I reach the mosque for ‘Fajr’ prayer a good thirty minutes before the ‘adhan’ is heard. The apartment where I liveCat is a little over five hundred yards from the mosque and enroute I have to cross the rear entrances of ‘Via-Delhi’, an Indian restaurant, two Philippino ready-to-wear apparel outlets, a pharmacy and two ceramic tile showrooms. Earlier today, as I drew close, a cat with a mix of grey and white fur, who was licking the droplets of water from a leaking sewage line, looked up. When I returned its gaze, it broke the eye contact by resuming the act it was already engaged in. As I climbed the steps that led to the main entrance of the mosque, I wondered whether I should have driven the cat away from drinking the tainted water. Should I have gone back home and brought some potable water in a container for it? And what if I didn’t find the cat in the vicinity at all when I came back? As a matter of fact, I didn’t go back home, but promptly entered the mosque.

Man walkingBy the time I was retracting my steps towards my apartment, the obscure night that had been resting over the township like a bear on its hind legs had begun to give way to the first rays of dawn. Automobiles still crawled like columns of fire flies through its black arteries. Above lay a dimly lit azure sky. From the top of the distant sky scraper an insurance company’s neon ad blinked, ‘Do the Right Thing’.

It was my call alright. But did I get it right this time? May be I’ll never know.



1 Unit of prayer performed by Muslims 5 times a day; the ritual consists of a combination of bows, prostrations with Qur’anic and other prescribed recitations.

 2 A voluntary Islamic prayer that is offered preferably during the last third of the night.

 3 The holy month during which the first revelation was received by Prophet Muhammad (Peace Be Upon Him).

4 A voluntary prayer performed during the last third of the night during which longer verses from Qur’an are recited.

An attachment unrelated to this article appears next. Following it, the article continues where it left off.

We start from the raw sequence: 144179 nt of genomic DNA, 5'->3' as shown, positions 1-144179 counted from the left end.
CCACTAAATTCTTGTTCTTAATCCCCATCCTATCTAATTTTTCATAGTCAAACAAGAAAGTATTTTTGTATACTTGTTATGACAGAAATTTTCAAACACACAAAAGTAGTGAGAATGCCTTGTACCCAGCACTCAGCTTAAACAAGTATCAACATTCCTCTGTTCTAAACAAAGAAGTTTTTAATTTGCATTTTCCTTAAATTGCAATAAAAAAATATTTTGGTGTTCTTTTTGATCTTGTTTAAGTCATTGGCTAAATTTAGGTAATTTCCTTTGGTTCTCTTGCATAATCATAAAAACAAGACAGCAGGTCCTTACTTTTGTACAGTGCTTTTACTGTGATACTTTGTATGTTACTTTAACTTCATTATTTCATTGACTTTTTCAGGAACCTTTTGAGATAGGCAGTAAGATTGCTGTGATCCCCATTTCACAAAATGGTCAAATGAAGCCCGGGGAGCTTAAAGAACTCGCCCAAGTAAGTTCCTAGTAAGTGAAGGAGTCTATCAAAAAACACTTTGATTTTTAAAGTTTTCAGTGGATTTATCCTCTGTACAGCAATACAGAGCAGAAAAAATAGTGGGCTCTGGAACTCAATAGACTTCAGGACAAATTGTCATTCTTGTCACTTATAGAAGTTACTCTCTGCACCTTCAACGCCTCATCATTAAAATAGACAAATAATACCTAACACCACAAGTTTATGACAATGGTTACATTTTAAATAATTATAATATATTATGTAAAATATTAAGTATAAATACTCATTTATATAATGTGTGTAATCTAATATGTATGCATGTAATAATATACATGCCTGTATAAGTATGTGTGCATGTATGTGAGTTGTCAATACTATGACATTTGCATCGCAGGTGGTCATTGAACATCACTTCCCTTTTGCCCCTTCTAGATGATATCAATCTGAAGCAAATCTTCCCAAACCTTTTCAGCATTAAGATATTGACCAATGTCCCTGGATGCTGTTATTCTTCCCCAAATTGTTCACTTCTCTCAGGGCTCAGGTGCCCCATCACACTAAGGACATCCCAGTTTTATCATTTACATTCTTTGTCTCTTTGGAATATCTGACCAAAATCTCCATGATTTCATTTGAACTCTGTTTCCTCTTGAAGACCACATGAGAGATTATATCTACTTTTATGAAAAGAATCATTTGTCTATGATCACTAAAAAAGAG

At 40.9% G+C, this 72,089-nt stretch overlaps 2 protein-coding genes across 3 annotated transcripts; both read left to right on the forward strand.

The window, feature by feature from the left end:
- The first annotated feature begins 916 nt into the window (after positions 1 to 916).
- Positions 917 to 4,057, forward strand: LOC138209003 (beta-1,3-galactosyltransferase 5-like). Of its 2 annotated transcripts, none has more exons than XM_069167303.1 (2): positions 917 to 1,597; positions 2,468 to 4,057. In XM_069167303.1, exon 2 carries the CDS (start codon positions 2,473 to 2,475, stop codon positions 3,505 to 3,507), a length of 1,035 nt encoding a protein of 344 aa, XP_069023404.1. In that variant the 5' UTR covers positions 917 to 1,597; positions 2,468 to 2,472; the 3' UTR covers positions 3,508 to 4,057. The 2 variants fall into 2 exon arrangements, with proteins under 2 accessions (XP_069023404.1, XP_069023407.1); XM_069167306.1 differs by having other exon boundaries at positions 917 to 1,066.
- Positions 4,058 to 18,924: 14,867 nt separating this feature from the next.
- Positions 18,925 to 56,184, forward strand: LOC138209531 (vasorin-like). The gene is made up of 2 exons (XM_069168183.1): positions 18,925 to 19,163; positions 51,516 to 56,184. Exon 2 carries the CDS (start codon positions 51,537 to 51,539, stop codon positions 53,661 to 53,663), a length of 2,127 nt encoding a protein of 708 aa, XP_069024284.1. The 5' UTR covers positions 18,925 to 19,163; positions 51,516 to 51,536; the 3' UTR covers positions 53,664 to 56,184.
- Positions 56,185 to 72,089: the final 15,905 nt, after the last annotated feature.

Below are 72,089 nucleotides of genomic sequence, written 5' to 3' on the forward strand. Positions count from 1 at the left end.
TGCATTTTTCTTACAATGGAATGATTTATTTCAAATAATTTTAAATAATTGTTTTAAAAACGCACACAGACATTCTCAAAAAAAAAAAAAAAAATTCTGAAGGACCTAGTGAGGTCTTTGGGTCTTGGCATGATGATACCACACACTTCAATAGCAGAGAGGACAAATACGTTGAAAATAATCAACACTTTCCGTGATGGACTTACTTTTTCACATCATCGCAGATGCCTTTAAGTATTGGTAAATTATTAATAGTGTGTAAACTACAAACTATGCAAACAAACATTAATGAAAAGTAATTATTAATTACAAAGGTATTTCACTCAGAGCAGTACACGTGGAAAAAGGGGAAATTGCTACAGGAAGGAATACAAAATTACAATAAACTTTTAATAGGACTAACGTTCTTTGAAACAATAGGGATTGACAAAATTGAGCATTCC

5 Because it is during one of the last 9 days that the first revelation occurred.

This article appeared in Caravandaily portal:





The SHRIEK that Shattered Glass

He portrayed the forgotten face of history in brisk black fables”, said the Swedish Academy in its 1999 Nobel prize for literature citation. “The Tin Drum will forever remain one of the most significant literary works of the twentieth century..” 
      Read More…

17th April 2015: Günter Wilhelm Grass passed away last Monday, on 13th April after a transient hospitalization. The immediate cause of his death is not known. But in a letter he wrote 3 weeks ago to American novelist and screen writer John Irving, Grass had said that his age was giving him a hard time and his heart and lungs were “paying him back” for what he did to them – “smoking with assiduity.”

Grass: words written by one man achieves what the moon should do and move the tides.

Grass: words written by one man achieves what the moon should do and move the tides.

The extraordinary global attention the death of Grass drew, and the untainted grief felt by readers all across the world at his exit, tells us that the love for books still lingers very much in our hearts. Somewhere a severed horse’s head is spilling over with ravenous eels; a criminal is hiding from view seeking refuge beneath a peasant woman’s layered skirts; and a child is deciding to stop his growth, and stay three years old forever by falling down the stairs and succeeds, at the same time acquiring the power to let out a high pitched shriek that will shatter any glass he directs it at; aside from that undeniable power, he is also repeatedly pounding his tin drum, which he absolutely refuses to let go of.